Albert Camus

Tell Me, Camus, About Love

A Few Words of Inspiration

Sylvia Wohlfarth
Feb 21 · 3 min read

“You will never be able to experience everything. So, please, do poetical justice to your soul and simply experience yourself.” Albert Camus

comfort to my mind and soul you impart in me, Albert, the magnitude of love and the glory of kindness in a wearisome world.

Your observations from the heart walk side by side with a duty to love, no distance apart.

I find the power of unequivocal love in the depth of your reflections as you whisper in my ear that it is merely bad luck not to be loved — but not loving is a misfortune.

I take this as meaning that in the grand scheme of things, loving ourselves and others sows the synergy we desire.

I heed your words of warning,

Violence and hatred dry up the heart itself; the long fight for justice exhausts the love.

Resilience fuelled by the empathy of kindness and a love so strong reduces you to tears of compassion but not to tears of pain or persecution. These, on the contrary, only reinforce your spirit and resolution — Thoughts from your last and unfinished book, The Last Man, which inspire me.

appiness, Albert, is innate in me, not something I need to seek. It is the simplicity of whiling in harmony with my inner self while on par with my surroundings. It can be sparked by watching a robin redbreast on my windowsill silently staring out into the world.

It can be a spontaneous combustion of joy and gratitude for all that I have and all that has been bestowed upon me. It is everything and nothing. Imagine Sisyphus happy.

And as you, Albert, noted:

When you have once seen the glow of happiness on the face of a beloved person, you know that a man can have no vocation but to awaken that light on the faces surrounding him. In the depth of winter, I finally learned that within me there lay an invincible summer.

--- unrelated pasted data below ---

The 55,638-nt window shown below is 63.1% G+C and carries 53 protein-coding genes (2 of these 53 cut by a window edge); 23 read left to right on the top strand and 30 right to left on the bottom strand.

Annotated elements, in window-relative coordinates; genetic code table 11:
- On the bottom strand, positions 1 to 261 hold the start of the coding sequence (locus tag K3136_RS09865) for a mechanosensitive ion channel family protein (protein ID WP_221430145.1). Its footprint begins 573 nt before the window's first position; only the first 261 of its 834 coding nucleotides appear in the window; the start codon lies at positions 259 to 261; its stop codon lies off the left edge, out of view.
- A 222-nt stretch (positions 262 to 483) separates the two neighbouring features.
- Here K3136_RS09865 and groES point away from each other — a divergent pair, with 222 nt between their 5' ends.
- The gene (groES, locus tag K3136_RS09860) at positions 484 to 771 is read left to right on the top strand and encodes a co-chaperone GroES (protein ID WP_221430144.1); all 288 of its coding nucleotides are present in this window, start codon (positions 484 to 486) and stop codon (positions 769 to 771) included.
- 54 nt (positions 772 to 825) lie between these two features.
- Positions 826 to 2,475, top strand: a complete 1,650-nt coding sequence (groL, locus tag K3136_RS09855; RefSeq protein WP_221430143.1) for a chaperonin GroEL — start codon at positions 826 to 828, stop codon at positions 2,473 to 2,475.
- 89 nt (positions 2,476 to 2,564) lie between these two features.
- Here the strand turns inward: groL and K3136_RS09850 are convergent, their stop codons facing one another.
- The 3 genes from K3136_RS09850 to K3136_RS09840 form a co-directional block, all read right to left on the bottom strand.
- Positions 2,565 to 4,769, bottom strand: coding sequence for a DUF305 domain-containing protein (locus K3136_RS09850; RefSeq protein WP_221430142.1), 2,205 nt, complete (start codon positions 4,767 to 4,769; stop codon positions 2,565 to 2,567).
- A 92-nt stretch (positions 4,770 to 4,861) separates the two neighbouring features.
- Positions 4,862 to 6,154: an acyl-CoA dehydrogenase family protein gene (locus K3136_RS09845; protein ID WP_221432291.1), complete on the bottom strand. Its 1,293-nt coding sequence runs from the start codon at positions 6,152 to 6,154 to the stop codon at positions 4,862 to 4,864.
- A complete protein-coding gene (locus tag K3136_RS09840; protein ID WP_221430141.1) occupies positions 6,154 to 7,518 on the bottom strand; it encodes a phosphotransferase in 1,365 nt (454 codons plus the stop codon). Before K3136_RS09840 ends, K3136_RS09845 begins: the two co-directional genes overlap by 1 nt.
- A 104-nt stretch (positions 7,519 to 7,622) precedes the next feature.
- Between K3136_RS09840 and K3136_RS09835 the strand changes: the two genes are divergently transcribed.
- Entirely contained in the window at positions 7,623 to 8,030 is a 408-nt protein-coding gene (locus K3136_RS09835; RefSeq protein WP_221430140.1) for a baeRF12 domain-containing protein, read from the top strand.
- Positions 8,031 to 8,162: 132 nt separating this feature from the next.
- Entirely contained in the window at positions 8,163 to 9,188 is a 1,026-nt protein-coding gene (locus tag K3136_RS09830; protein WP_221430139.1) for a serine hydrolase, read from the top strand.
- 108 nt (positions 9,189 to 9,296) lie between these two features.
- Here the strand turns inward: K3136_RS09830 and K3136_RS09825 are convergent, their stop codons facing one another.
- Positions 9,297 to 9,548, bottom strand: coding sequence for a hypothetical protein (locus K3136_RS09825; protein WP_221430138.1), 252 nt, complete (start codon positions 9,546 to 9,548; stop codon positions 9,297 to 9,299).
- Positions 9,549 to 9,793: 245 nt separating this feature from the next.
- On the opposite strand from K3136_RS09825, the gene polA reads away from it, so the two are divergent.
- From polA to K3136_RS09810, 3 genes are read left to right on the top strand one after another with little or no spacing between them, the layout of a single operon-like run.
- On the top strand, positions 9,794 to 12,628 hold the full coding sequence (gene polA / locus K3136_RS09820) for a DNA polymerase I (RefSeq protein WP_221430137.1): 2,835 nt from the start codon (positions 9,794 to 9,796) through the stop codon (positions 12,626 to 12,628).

Camus, The Rebel

es, yes, Albert, the invincible summer, my driving force, my energeia.

I take from your acceptance speech of the Nobel Prize for Literature in 1957, that as a writer my task shall “consist in preventing the world from destroying itself” as you once hoped would be the task of your generation.

If with my writing, I can in any way contribute towards achieving this colossal mission, then I have found my ultimate happiness, my eudaemonia.

Thank you, Suntonu Bhadra at Paper Poetry, Somsubhra Banerjee, and Priyanka Srivastava at Literary Impulse for prompting me to reflect on one of my favorite writers.

If any of you, dear writers, Manasi Diwakar, Vaishali Paliwal, G.R. MELVIN, Dr. Jackie Greenwood, Deborah Krulicki, wish to take up the challenge and write about what eudaemonia might mean to you, then it’s all yours.

For further reading:

By chance, I came upon Thomas Dylan Daniel’s discourse on Aristotle’s and Camus’ somewhat diverging concept of happiness

Literary Impulse

Literary bubbles made of creative impulses

Sylvia Wohlfarth

Written by

An Irish-Nigerian soul living in Ireland after 40 years in Germany. A social anthropologist, English teacher, and more. With stories to share; and an opinion…

Literary Impulse

Looking for poetry, fiction and philosophical creative non-fiction that can dazzle. We believe literature makes life more beautiful, and sometimes- worth living.

Sylvia Wohlfarth

Written by

An Irish-Nigerian soul living in Ireland after 40 years in Germany. A social anthropologist, English teacher, and more. With stories to share; and an opinion…

Literary Impulse

Looking for poetry, fiction and philosophical creative non-fiction that can dazzle. We believe literature makes life more beautiful, and sometimes- worth living.

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